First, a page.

# MD5 collisions?

Greg Rose ggr at qualcomm.com
Wed Aug 18 12:51:35 EDT 2004

```At 12:04 2004-08-18 -0400, Whyte, William wrote:

> > There has been criticism about the Wang et. al paper that "it doesn't
> > explain how they get the collisions". That isn't right. Note that from the
>
> > incorrect paper to the corrected one, the "delta" values didn't change.
> > Basically, if you throw random numbers in as inputs, in pairs with the
> > specified deltas, you should eventually be able to create your own MD5
> > collisions for fun or profit.
>
>So this is big. This doesn't just break collision resistance, it
>breaks second preimage resistance. Is that right?

If I've understood it correctly, the answer is "sort of". For a given
input, it seems that there is some non-trivial chance that the input+delta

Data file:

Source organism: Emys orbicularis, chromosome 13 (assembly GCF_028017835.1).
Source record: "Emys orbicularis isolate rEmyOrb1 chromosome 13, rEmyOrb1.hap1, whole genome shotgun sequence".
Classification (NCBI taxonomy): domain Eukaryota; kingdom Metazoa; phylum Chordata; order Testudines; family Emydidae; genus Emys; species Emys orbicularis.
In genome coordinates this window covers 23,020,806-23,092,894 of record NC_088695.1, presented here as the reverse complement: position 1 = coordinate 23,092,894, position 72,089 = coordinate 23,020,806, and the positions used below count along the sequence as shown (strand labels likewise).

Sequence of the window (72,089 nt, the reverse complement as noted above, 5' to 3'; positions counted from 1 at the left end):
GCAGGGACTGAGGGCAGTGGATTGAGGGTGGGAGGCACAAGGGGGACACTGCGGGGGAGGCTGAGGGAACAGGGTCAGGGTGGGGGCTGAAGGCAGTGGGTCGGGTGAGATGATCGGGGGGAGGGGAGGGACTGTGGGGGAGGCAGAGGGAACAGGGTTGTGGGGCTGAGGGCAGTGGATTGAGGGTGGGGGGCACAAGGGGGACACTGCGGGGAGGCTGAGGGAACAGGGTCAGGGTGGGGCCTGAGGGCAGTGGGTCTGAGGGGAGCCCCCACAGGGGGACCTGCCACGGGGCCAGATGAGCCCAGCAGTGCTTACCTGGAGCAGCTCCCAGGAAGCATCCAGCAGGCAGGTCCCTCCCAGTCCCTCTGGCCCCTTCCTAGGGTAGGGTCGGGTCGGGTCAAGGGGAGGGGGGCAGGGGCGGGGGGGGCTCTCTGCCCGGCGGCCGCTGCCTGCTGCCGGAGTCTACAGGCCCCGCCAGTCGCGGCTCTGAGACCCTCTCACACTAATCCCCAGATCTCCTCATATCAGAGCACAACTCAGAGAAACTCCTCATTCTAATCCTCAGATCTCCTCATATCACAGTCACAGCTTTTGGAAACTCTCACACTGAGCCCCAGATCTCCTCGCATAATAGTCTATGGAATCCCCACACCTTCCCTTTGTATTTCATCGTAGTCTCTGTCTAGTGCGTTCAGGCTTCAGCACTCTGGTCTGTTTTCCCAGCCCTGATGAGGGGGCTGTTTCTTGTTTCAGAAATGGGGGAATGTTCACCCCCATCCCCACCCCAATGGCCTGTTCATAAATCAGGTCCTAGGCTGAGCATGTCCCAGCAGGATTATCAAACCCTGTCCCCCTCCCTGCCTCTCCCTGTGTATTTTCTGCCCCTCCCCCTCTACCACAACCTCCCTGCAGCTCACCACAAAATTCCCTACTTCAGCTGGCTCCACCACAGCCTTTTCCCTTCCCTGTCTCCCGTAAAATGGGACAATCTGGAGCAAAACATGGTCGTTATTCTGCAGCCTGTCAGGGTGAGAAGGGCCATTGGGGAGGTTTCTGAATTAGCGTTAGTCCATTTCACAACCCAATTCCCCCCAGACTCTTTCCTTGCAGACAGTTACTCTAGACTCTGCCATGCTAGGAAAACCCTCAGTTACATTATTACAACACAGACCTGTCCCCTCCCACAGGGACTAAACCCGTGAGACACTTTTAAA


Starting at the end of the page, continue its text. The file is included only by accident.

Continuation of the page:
would produce the same hash, that is, a 2nd preimage. But the probability,
for any single arbitrary message, might be quite low (especially since
you'd have to multiply the probabilities of success for the first and
second blocks; see my other message just before this one). But it seems to
me that that probability would still be much better than the 2^-n that it
should be for an n-bit hash.

For example, the MD5 collision in 2^40 work is really two separate
near-collisions, each taking a bit less than 2^40 work. If you apply the
deltas to a random message M, both blocks at the same time, it seems to me
that the probability of success is about 2^-80; it either works or it
doesn't. But that 2^-80 is a much better chance than you would have had for
two random messages (which is really message M and a random delta).

But I could also be mistaken on this.

Greg.

Greg Rose                                    INTERNET: ggr at qualcomm.com
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